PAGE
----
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The technical staff of the Institute for Labor Studies (ILS) undertook a tracer study training-workshop on February 16 and 17, primarily in preparation for two research projects to be rolled out this year.

The Training-Workshop on Conducting Tracer Study, held at the Migration Information Resource Center, sought to assist ILS researchers in effectively developing and implementing tracer study undertakings, particularly on two programs of the Overseas Workers Welfare Administration (OWWA).

The Institute for Labor Studies (ILS), headed by OIC-Executive Director Mary Grace L. Riguer and OIC-Deputy Executive Director Stephanie B. Tabladillo, participated in the preparatory meeting for the Asia-Pacific Economic Cooperation (APEC) High Level Policy Dialogue on Human Capacity Building (HLPD-HCB) held in Subic Freeport Zone from February 02 to 04 as a lead up to the main event on 06-07 May 2015 in Port Moresby, Papua New Guinea.

More than two-thirds of 9,820 sugarcane workers in Region II need skills enhancement training in order to advance to the medium-skilled labor market, reveals a study by the Institute for Labor Studies (ILS).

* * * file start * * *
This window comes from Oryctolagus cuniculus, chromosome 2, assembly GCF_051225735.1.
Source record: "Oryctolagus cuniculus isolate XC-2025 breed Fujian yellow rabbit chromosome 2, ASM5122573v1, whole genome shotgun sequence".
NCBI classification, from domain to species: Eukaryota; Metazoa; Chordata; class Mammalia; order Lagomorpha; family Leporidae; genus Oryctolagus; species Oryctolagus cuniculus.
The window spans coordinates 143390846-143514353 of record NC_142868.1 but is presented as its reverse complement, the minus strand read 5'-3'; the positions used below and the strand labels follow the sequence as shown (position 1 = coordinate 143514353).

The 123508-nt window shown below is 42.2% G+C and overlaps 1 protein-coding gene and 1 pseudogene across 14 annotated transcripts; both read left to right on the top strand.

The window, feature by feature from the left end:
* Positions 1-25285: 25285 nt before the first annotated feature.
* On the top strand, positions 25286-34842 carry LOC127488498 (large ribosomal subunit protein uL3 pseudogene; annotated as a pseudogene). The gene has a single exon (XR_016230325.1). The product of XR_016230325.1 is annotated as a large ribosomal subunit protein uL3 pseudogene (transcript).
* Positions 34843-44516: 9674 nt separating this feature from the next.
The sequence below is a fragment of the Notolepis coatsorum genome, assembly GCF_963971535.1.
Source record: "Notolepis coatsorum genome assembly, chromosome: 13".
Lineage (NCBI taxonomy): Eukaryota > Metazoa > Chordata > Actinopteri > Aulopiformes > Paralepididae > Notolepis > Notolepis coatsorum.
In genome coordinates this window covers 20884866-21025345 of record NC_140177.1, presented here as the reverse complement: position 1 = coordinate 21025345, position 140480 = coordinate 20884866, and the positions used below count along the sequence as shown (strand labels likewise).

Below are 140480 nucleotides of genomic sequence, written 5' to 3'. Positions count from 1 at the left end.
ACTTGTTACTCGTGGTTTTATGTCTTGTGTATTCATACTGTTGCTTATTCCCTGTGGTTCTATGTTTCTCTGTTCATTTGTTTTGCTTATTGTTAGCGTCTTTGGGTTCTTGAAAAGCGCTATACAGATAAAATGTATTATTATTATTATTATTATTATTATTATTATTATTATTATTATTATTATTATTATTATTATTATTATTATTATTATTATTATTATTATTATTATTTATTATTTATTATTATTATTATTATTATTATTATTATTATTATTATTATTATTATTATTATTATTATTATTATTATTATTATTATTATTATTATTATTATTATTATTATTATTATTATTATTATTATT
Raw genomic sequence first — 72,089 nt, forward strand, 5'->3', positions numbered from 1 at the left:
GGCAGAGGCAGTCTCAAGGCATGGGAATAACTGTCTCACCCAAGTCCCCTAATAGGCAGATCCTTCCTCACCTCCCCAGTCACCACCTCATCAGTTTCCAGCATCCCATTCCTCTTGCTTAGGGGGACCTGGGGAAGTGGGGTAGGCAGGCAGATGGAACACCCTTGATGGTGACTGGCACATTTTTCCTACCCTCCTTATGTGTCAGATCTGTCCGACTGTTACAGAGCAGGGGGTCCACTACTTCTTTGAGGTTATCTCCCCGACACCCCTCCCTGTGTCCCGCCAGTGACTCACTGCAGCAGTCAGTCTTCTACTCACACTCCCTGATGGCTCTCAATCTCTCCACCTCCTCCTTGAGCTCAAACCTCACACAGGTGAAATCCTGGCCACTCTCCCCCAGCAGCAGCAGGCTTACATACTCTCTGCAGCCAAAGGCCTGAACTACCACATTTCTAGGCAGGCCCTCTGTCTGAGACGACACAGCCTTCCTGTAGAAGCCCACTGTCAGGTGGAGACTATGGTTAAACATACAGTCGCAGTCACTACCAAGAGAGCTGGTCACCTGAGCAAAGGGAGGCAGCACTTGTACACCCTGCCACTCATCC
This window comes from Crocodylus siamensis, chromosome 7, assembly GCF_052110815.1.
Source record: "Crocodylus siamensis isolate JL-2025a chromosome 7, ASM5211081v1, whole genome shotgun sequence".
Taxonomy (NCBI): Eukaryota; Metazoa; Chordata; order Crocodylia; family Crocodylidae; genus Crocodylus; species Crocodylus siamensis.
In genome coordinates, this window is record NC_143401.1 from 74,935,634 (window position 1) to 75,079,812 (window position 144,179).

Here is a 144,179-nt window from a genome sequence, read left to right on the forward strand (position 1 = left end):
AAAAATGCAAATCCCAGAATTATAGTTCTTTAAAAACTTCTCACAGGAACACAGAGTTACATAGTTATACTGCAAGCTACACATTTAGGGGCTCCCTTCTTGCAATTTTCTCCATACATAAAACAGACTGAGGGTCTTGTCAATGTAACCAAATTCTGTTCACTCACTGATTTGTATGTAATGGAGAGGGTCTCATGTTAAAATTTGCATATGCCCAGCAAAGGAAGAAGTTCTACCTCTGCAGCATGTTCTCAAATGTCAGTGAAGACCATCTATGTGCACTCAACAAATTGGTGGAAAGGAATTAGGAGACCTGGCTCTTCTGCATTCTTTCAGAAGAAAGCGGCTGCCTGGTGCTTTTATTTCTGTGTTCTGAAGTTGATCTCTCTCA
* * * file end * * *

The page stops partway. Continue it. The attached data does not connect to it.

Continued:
The sugarcane workers, whose monthly earnings range from P1,000 to P5,000, have current jobs considered low-skilled and unskilled, explained in part by their non-completion of secondary education.

Filipino workers face a broad range of potential gains and risks as the ASEAN integration officially takes off this year, according to a research presented in 2014 during the 3rd DOLE (Department of Labor and Employment) Research Conference on Decent Work.

Chief Labor and Employment Officer (LEO) Brenalyn Peji said in her research “DOLE  Roadmap to ASEAN Integration in 2015” that at least 3 million additional jobs can be created under the increasing regional economic integration, which she cited as a boon mostly to Filipino professionals and skilled workers.

While Filipino nurses and careworkers under the PJEPA have to improve their performance in the Japanese licensure examinations

Filipino household service workers (HSWs) in Hong Kong and Dubai have a broad range of occupational choices beyond domestic work mostly owing to their skills, a research by OIC-Executive Director Mary Grace Riguer of the Institute for Labor Studies (ILS) shows.